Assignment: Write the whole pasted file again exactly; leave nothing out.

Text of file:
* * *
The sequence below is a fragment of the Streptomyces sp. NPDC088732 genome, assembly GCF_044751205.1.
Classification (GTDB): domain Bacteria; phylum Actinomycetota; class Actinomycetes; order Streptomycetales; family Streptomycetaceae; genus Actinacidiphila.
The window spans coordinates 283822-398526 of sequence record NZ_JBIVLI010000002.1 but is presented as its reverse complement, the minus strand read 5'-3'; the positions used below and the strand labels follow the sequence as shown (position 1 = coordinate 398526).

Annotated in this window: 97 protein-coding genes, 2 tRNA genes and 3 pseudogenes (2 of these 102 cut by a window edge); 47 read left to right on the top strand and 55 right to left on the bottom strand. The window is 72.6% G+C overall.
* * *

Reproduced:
The sequence below is a fragment of the Streptomyces sp. NPDC088732 genome, assembly GCF_044751205.1.
Classification (GTDB): domain Bacteria; phylum Actinomycetota; class Actinomycetes; order Streptomycetales; family Streptomycetaceae; genus Actinacidiphila.
The window spans coordinates 283822-398526 of sequence record NZ_JBIVLI010000002.1 but is presented as its reverse complement, the minus strand read 5'-3'; the positions used below and the strand labels follow the sequence as shown (position 1 = coordinate 398526).

Annotated in this window: 97 protein-coding genes, 2 tRNA genes and 3 pseudogenes (2 of these 102 cut by a window edge); 47 read left to right on the top strand and 55 right to left on the bottom strand. The window is 72.6% G+C overall.